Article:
Posted 6 November 2014
A report launched at Harper Adams University on behalf of The Worshipful Company of Farmers has highlighted the need for effective pest control and selective crop rotations when striving for a successful no-till farming system.
Visiting Professor in Agricultural Engineering, Professor Dick Godwin, launched his 30-page report entitled the ‘Potential of no-till systems for arable farming’ to the audience, which included farmers currently using the techniques.
No-till agriculture is a method in which seeds are directly drilled into the soil without tillage, and weeds are controlled by alternative means.
Professor Godwin’s report states that no-till practices can offer significant potential operational, economic, soil and environmental benefits for the UK.
It also states that further research is required to address the control of grass weeds, slugs and snails, and to further improve the operation of equipment in wet soils with high residue loads. The participants, during the post-presentation discussion, were in agreement with these conclusions.
Professor Godwin, working on behalf of the Soil and Water Management Centre at Harper Adams, said: “The discussions following the presentation not only supported the report, but also shared new perspectives on the subject, such as the importance of crop rotations and the use of cover crops.
“An example given was the need for an alternative to oilseed rape within the crop rotation, as it appears to attract pests such as slugs, which are damaging to yields.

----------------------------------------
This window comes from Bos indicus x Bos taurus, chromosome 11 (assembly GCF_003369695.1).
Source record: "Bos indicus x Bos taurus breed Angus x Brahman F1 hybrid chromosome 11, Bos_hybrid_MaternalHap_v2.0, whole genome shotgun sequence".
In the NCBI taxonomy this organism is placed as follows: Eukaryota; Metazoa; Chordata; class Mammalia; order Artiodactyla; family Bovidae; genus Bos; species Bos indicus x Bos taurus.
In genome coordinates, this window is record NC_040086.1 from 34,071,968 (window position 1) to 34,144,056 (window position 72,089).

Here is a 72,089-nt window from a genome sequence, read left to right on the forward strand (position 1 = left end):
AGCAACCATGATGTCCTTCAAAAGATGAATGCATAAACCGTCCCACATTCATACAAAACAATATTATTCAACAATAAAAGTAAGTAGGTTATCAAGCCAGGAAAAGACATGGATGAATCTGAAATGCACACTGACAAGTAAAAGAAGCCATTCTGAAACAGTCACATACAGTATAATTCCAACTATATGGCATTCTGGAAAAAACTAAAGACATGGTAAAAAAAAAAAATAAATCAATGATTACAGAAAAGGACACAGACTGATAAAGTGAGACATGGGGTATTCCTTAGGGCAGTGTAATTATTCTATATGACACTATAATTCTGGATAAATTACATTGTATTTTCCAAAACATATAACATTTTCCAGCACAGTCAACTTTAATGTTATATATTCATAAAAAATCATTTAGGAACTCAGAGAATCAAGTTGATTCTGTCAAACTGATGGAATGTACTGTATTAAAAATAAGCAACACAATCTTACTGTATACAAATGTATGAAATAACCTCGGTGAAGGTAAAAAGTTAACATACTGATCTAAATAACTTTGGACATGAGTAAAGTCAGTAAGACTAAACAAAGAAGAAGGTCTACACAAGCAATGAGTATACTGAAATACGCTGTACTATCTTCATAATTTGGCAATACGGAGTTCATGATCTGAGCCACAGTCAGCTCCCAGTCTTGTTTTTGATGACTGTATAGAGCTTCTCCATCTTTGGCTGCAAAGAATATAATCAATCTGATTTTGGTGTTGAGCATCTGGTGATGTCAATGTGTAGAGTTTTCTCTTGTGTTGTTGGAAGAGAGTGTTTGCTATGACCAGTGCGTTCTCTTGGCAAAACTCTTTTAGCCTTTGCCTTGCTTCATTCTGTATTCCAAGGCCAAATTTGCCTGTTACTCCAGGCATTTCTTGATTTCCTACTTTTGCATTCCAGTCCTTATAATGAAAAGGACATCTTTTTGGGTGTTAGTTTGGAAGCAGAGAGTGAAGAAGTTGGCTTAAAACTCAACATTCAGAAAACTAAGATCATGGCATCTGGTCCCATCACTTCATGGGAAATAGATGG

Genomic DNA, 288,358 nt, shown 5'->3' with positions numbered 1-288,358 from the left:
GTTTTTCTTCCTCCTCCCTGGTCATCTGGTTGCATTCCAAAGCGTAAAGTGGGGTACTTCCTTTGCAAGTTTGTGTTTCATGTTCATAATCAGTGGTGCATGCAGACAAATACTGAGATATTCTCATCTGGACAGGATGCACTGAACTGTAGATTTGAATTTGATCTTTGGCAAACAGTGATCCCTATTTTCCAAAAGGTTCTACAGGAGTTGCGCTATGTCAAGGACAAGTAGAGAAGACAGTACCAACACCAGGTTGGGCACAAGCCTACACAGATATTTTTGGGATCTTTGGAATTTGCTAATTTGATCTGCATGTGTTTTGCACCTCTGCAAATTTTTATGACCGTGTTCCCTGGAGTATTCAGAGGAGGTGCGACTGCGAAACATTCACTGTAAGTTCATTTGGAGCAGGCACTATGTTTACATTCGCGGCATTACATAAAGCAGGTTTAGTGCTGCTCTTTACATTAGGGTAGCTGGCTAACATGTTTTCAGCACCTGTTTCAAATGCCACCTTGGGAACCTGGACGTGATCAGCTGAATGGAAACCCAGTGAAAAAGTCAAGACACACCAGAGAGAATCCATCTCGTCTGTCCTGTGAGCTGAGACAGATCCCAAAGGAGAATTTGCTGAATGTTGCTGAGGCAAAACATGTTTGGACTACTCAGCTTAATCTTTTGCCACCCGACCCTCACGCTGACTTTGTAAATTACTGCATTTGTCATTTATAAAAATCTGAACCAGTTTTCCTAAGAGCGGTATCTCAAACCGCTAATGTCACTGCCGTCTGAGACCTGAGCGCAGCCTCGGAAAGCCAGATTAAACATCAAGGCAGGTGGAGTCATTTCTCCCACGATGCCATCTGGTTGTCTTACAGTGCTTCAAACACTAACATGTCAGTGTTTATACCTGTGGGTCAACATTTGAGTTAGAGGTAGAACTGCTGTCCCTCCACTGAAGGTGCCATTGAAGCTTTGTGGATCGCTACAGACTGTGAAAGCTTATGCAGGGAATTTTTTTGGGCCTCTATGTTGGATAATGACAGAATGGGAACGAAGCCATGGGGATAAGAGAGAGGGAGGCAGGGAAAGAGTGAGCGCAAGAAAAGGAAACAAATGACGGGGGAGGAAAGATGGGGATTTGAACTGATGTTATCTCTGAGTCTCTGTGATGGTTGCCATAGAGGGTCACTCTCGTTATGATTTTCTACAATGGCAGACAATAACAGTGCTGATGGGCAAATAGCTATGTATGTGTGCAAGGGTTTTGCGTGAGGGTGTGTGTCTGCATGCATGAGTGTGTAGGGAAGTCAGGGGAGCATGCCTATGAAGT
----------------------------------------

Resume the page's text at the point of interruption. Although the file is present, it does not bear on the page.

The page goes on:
“The value of cover crops was also apparent, and that some may prove successful in controlling grass weeds.
“Having case-study farmers at the event gave a real-life perspective to the discussion, and will enable us to prioritise areas for future research.”
Other reoccurring themes during the event included the need for improved mechanisation from the point of manufacture, and that educating the next generation is key for a greater uptake of no-till.
Following discussions, presentations were given by Harper Adams’ Professor Shane Ward on soils and water management, and Professor Simon Blackmore on developments in mechanisation.
The day concluded with a series of demonstrations, including Vaderstad’s Spirit disc drill and Seed Hawk tine drill, Michelin’s low-pressure tyre system and Controlled Traffic Farming by CTF Europe.
This is the second report to be commissioned by The Worshipful Company of Farmers, part of the Company’s Education and Research Programme.